RE: FIN insanity

From: Charles Goodwin <>
Date: Fri, 31 Aug 2001 12:26:24 +1200

> -----Original Message-----
> From: Jacques Mallah []

> At first the problem seems simple: they need someone to explain some
> physics to them and correct their misconceptions. Explaining the physics to
> them doesn't work, though. They rationalize their way around anything you
> can say to them. I know I'm personally somewhat ineloquent and tend to be
> overly frank, but I've seen many other people try to help out as well. The
> observing crowd is firmly on the side of accepted science, so someone will
> often help.

I have had this problem trying to explain why I believe the theory of evolution (with 99.999...% certainty) to various religious
types. It happens exactly as you describe. This isn't a form of insanity, though: it appears to be a common human trait (presumably
you can't define MOST people as insane . . . or can you???)

On the subject of FIN, I don't believe it myself, but I haven't yet seen good arguments either for or against it. The SSA argument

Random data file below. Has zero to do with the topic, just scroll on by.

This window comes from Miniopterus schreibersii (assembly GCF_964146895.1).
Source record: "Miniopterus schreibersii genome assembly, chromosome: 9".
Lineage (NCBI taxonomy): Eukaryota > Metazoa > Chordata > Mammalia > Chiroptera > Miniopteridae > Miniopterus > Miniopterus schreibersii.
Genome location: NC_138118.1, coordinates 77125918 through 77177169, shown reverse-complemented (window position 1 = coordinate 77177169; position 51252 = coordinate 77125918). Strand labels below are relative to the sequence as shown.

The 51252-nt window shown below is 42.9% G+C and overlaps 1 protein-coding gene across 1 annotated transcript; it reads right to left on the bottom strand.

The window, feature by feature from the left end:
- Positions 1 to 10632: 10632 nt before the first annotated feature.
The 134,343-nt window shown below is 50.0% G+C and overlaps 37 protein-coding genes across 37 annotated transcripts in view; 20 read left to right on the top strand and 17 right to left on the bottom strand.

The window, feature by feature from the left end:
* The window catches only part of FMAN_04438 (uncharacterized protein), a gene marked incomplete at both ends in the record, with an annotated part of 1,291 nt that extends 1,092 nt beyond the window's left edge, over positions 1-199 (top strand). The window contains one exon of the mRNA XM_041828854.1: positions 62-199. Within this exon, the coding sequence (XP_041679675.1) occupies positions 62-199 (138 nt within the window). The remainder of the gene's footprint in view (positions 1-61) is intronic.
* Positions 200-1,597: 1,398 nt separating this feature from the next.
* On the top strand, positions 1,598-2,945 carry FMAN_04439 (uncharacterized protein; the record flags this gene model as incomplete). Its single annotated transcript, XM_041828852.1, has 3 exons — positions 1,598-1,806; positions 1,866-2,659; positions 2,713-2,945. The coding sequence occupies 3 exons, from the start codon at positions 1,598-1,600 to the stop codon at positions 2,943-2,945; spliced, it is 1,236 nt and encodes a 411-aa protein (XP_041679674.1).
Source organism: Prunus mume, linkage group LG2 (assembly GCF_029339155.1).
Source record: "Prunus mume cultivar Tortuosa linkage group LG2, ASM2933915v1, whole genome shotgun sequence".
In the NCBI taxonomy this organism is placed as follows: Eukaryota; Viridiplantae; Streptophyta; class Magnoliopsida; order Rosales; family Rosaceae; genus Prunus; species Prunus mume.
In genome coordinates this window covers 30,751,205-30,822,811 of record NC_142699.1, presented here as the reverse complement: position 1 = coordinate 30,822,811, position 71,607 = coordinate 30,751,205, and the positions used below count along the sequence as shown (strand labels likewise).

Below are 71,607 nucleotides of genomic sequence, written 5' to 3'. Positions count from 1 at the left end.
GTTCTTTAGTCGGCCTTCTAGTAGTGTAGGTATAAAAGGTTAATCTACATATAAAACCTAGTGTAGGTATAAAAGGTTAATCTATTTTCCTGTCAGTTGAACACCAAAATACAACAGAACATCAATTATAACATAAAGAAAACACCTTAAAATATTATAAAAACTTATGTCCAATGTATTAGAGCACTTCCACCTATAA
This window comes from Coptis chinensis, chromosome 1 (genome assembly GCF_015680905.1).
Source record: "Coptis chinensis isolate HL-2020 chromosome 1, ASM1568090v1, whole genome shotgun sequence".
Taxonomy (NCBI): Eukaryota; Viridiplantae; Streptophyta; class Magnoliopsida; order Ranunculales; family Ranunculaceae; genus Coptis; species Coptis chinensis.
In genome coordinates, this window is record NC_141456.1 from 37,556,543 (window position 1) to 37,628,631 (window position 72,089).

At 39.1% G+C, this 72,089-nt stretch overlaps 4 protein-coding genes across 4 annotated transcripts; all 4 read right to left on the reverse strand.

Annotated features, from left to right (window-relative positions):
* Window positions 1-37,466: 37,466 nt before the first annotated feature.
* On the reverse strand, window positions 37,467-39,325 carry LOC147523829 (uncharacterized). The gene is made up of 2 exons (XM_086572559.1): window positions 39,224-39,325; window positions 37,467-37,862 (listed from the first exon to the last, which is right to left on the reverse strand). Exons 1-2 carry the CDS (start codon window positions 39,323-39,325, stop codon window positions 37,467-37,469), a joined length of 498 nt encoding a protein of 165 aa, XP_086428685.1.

fails because if FIN is true, we would still expect to see what we do in fact see, i.e. observers who (appear to) die at roughly
their appointed times while we personally get older. So FIN has not yet been shown to be incompatible with observation (regardless
of how (er) religiously one applies Bayesian arguments....)

On the other hand I can't see how FIN is supposed to work, either. I *think* the argument runs something like this...

Even if you have just had, say, an atom bomb dropped on you, there's still SOME outcomes of the schrodinger wave equation which just
happen to lead to you suriviving the explosion. Although these are VERY unlikely - less likely than, say, my computer turning into a
bowl of petunias - they do exist, and (given the MWI) they occur somewhere in the multiverse. For some reason I can't work out, all
the copies who are killed by the bomb don't count. Only the very very very (etc) small proportion who miraculously survive do, and
these are the only ones you personally experience.

Is that a reasonable description of FIN? Ignoring statistical arguments, what is wrong with it?

Received on Thu Aug 30 2001 - 17:24:19 PDT

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